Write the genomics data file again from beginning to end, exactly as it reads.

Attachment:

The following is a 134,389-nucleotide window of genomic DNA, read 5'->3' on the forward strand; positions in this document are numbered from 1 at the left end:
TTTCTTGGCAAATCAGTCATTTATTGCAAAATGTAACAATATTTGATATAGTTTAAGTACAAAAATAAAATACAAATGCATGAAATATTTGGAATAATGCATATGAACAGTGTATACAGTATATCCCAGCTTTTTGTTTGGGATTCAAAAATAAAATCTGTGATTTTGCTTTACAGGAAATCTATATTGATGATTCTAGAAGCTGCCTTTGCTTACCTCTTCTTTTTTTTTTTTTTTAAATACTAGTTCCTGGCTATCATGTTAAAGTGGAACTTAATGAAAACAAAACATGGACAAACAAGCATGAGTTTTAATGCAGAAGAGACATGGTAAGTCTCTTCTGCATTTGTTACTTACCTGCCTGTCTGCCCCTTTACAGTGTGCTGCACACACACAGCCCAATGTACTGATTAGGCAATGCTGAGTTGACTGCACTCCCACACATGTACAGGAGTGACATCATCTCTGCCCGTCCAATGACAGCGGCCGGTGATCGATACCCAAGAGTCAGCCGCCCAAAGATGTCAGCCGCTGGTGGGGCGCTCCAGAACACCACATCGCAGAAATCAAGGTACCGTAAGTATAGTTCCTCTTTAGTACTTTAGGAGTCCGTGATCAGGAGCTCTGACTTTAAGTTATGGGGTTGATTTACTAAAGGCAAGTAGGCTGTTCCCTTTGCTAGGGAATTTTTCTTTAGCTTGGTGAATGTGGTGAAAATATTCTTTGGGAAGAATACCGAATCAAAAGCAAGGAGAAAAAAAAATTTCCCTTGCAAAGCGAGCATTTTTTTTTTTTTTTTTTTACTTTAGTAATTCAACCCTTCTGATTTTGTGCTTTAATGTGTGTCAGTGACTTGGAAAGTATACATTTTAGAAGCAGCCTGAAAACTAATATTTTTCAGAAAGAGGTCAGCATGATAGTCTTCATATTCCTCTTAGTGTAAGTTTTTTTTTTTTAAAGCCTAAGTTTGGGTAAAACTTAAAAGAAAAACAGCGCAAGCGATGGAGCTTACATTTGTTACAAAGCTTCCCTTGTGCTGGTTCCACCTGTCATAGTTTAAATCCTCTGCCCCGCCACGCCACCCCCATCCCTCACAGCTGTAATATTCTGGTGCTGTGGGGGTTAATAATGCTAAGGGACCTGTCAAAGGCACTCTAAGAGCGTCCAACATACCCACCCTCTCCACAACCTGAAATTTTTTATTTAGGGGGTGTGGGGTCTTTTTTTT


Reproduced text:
The following is a 134,389-nucleotide window of genomic DNA, read 5'->3' on the forward strand; positions in this document are numbered from 1 at the left end:
TTTCTTGGCAAATCAGTCATTTATTGCAAAATGTAACAATATTTGATATAGTTTAAGTACAAAAATAAAATACAAATGCATGAAATATTTGGAATAATGCATATGAACAGTGTATACAGTATATCCCAGCTTTTTGTTTGGGATTCAAAAATAAAATCTGTGATTTTGCTTTACAGGAAATCTATATTGATGATTCTAGAAGCTGCCTTTGCTTACCTCTTCTTTTTTTTTTTTTTTAAATACTAGTTCCTGGCTATCATGTTAAAGTGGAACTTAATGAAAACAAAACATGGACAAACAAGCATGAGTTTTAATGCAGAAGAGACATGGTAAGTCTCTTCTGCATTTGTTACTTACCTGCCTGTCTGCCCCTTTACAGTGTGCTGCACACACACAGCCCAATGTACTGATTAGGCAATGCTGAGTTGACTGCACTCCCACACATGTACAGGAGTGACATCATCTCTGCCCGTCCAATGACAGCGGCCGGTGATCGATACCCAAGAGTCAGCCGCCCAAAGATGTCAGCCGCTGGTGGGGCGCTCCAGAACACCACATCGCAGAAATCAAGGTACCGTAAGTATAGTTCCTCTTTAGTACTTTAGGAGTCCGTGATCAGGAGCTCTGACTTTAAGTTATGGGGTTGATTTACTAAAGGCAAGTAGGCTGTTCCCTTTGCTAGGGAATTTTTCTTTAGCTTGGTGAATGTGGTGAAAATATTCTTTGGGAAGAATACCGAATCAAAAGCAAGGAGAAAAAAAAATTTCCCTTGCAAAGCGAGCATTTTTTTTTTTTTTTTTTTACTTTAGTAATTCAACCCTTCTGATTTTGTGCTTTAATGTGTGTCAGTGACTTGGAAAGTATACATTTTAGAAGCAGCCTGAAAACTAATATTTTTCAGAAAGAGGTCAGCATGATAGTCTTCATATTCCTCTTAGTGTAAGTTTTTTTTTTTTAAAGCCTAAGTTTGGGTAAAACTTAAAAGAAAAACAGCGCAAGCGATGGAGCTTACATTTGTTACAAAGCTTCCCTTGTGCTGGTTCCACCTGTCATAGTTTAAATCCTCTGCCCCGCCACGCCACCCCCATCCCTCACAGCTGTAATATTCTGGTGCTGTGGGGGTTAATAATGCTAAGGGACCTGTCAAAGGCACTCTAAGAGCGTCCAACATACCCACCCTCTCCACAACCTGAAATTTTTTATTTAGGGGGTGTGGGGTCTTTTTTTT